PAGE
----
Have you checked your inbox lately? I’ll bet you have at least a dozen emails from companies you have purchased from in the past few months, all vying for your attention and hoping you’ll click on their email.
Now check your deleted/archived folder. How many of those emails are waiting there to be dumped, unopened? They all held so much promise, at least from the perspective of the marketing person who wrote them, yet there they are, wasted efforts that represent countless hours of development time. Depressing, isn’t it?
Triggered email is losing its luster
As I've written about before, trigger-based messaging is one of the most important tools in the marketing toolbox - and triggered email is usually the foundation. Many companies can still make gains by setting up quality triggered email. You could notify active users with information on an impending sale or special offer related to an action they just took, ask happy customers for referrals or social media support, or ask unhappy customers to come back for another try because you fixed something they didn't like.
But as with any successful technique, as it becomes commonplace, its effectiveness declines. Growth guru Andrew Chen calls this the Law of Shitty Clickthroughs: "Over time, all marketing strategies result in shitty clickthrough rates." The sheer number of triggered emails in every inbox has begun to dilute their effectiveness. Order confirmations and shipping notifications may be saved, but many triggered emails are deleted because they are recognized as marketing fluff by savvy consumers. Your 30% off for “special” customers email or “we miss you” email to a visitor who hasn’t purchased from you in a while is no longer unique and doesn’t carry the same punch it may once have had.
Email is the new snail mail
So what's the answer? Triggered emails are still necessary and useful, but they are not the end of the story. If your product has a significant mobile component or people use your product on the go, mobile push and/or SMS can be tremendously useful. Paper circulars in physical mailboxes used to be the primary way to engage with customers, then companies realized that so much of the buying process was happening online that email would convert better as a channel. The same thing is happening with mobile; when the action you want your customer to take is on a mobile device, they don’t necessarily want to be reminded with an email. You want to use the channel that matches their engagement pattern with your product.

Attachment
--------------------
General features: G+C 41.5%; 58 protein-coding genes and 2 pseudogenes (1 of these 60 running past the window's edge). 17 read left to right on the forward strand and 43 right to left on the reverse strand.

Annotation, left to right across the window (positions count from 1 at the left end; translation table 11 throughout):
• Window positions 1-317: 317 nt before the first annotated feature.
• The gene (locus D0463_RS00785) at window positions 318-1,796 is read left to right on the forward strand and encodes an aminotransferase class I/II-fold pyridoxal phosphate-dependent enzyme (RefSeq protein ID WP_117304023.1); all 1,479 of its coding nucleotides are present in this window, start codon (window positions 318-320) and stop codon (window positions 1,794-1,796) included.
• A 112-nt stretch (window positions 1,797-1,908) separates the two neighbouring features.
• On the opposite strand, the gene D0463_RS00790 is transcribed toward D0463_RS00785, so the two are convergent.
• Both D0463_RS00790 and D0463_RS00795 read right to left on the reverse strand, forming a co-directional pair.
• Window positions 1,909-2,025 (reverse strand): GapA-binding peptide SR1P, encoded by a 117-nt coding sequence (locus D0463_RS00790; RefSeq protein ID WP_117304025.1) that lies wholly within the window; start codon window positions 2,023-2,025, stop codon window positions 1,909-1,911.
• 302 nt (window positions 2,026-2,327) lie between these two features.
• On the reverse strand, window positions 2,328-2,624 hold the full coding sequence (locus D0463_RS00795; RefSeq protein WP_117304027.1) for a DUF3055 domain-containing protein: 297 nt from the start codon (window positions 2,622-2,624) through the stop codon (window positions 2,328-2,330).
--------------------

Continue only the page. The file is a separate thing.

For a lot of marketers, the idea of managing triggered iOS/Android push or SMS just sounds crazy. Doesn't that mean writing code? Will new channels overwhelm customers? How will your users react? Should you replace triggered emails you already send or add other channels alongside them? Getting answers to these questions requires that you have flexibility to make changes without engineering and the ability to test the effect of your changes on user behavior.
How triggered messaging is changing
Let's break down those two requirements: flexibility and testing. Flexibility means the ability to alternate delivery channels between email, SMS and push notifications based on customer preference and use customer actions to trigger the right type of message at the right time. For testing, you need to be able to try a new channel like push or SMS with a segment of your mobile users, then see if those messages drive customer actions better than email does. The final question to ask: can you do all of this without involving IT or engineers?
Outbound connects to your site or app so you can track customer action and develop contextual, targeted messages, then experiment with how well they work. We also make it ridiculously easy to test and edit triggered messages so you can improve the success rate of marketing initiatives. The best marketing campaigns in the world won’t succeed if they aren’t delivered in the right way – that’s why Outbound makes it simple to use any combination of them: email, SMS and push notifications (and others coming soon).
If your marketing automation software is limited to email (or is just a pain to work with), it’s probably time to take a look at Outbound. Give your customer communication a fighting chance!